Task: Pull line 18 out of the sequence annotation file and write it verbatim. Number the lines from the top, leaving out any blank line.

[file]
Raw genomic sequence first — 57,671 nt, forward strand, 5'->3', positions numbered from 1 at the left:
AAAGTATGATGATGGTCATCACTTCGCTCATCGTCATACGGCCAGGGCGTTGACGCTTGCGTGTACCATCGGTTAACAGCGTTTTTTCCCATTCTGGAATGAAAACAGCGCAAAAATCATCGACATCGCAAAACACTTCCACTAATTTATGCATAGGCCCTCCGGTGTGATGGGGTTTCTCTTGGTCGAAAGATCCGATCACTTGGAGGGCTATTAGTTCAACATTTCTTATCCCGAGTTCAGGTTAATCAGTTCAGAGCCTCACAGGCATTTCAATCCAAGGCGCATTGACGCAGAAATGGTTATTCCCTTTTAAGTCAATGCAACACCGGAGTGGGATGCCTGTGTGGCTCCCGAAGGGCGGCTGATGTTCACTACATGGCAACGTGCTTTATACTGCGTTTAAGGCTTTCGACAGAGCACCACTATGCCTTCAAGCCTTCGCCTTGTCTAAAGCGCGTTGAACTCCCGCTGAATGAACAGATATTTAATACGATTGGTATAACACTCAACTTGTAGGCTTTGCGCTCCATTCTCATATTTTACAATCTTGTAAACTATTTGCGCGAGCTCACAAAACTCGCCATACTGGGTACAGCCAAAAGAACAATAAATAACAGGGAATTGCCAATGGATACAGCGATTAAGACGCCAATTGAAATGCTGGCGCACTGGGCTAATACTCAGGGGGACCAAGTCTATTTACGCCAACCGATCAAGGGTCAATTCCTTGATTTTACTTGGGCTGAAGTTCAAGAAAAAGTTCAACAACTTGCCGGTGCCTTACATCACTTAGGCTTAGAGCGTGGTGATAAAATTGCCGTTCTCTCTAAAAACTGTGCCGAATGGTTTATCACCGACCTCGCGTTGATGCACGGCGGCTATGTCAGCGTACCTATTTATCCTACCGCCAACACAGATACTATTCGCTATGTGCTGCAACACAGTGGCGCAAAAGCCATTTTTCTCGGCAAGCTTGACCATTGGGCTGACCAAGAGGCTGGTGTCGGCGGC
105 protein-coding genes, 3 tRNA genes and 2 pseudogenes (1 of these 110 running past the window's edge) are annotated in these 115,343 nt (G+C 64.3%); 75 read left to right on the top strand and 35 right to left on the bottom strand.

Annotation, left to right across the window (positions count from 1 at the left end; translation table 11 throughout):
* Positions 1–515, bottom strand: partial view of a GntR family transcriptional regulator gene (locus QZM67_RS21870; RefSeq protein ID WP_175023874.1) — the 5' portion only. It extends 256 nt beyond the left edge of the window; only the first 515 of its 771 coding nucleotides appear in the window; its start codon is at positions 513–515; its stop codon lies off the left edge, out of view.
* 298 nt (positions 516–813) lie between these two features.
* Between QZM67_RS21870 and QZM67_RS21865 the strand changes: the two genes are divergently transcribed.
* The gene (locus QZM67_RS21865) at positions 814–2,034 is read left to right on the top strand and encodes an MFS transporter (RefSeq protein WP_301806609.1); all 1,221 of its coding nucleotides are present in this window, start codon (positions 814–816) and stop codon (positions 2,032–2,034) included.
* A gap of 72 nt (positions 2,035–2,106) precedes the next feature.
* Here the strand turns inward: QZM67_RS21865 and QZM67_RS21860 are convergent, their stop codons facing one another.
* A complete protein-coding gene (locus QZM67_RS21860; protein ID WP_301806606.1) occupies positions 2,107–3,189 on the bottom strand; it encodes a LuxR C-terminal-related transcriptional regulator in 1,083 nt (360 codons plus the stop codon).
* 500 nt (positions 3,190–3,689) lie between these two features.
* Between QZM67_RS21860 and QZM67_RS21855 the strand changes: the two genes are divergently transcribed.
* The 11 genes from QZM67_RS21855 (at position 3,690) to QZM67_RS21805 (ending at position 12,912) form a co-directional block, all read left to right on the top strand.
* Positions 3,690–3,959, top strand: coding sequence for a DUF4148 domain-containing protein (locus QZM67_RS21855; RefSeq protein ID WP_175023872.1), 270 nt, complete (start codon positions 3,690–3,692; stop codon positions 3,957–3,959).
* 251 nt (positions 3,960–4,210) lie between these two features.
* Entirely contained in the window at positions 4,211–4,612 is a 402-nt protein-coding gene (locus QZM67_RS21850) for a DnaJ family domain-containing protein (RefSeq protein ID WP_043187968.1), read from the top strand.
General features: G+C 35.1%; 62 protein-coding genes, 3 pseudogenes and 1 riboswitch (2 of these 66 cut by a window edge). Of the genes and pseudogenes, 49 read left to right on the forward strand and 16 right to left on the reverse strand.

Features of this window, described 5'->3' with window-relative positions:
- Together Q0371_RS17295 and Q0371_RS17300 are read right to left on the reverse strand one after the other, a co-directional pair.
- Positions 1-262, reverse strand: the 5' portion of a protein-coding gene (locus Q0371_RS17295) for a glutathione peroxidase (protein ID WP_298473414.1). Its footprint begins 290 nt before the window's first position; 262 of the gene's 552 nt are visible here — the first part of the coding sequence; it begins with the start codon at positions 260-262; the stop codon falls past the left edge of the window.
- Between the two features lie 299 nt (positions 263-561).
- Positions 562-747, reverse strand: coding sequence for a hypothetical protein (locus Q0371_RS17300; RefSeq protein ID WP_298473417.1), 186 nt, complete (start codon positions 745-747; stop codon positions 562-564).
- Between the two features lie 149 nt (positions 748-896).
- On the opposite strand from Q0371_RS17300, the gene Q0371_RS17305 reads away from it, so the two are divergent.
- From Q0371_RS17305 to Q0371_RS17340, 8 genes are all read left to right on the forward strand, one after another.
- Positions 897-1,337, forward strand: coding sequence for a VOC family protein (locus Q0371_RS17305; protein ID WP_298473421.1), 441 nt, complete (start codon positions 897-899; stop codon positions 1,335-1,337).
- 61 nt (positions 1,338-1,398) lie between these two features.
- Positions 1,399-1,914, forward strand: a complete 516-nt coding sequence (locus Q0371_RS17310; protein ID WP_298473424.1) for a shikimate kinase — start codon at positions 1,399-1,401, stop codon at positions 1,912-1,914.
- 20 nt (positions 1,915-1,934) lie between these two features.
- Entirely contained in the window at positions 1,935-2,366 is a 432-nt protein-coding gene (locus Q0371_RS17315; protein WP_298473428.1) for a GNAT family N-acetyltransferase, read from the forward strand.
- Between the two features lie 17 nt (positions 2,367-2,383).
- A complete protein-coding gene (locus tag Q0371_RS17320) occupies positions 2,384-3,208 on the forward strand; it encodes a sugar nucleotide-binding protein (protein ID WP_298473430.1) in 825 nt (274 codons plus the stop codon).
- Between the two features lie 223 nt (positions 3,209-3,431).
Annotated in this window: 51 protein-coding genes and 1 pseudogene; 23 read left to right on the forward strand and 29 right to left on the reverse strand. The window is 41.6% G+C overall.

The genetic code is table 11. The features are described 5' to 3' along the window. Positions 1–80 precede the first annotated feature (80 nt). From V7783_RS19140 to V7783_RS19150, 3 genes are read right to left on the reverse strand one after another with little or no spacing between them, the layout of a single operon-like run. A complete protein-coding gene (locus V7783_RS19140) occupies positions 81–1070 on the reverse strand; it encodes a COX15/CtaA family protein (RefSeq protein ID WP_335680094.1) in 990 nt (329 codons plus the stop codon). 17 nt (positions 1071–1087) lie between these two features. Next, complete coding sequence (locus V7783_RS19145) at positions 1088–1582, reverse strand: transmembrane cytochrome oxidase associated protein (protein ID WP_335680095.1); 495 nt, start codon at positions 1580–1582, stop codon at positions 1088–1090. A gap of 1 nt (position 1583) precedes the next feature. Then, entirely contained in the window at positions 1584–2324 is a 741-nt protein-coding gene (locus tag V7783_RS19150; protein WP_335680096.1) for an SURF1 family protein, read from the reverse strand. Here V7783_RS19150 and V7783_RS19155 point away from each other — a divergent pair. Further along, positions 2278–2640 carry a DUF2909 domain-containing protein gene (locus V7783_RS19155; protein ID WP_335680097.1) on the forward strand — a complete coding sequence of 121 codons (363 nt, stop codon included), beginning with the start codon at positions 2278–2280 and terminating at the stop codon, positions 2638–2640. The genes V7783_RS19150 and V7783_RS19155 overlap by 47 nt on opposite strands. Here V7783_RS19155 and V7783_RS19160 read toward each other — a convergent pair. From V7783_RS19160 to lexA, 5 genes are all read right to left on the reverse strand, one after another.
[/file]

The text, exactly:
General features: G+C 35.1%; 62 protein-coding genes, 3 pseudogenes and 1 riboswitch (2 of these 66 cut by a window edge). Of the genes and pseudogenes, 49 read left to right on the forward strand and 16 right to left on the reverse strand.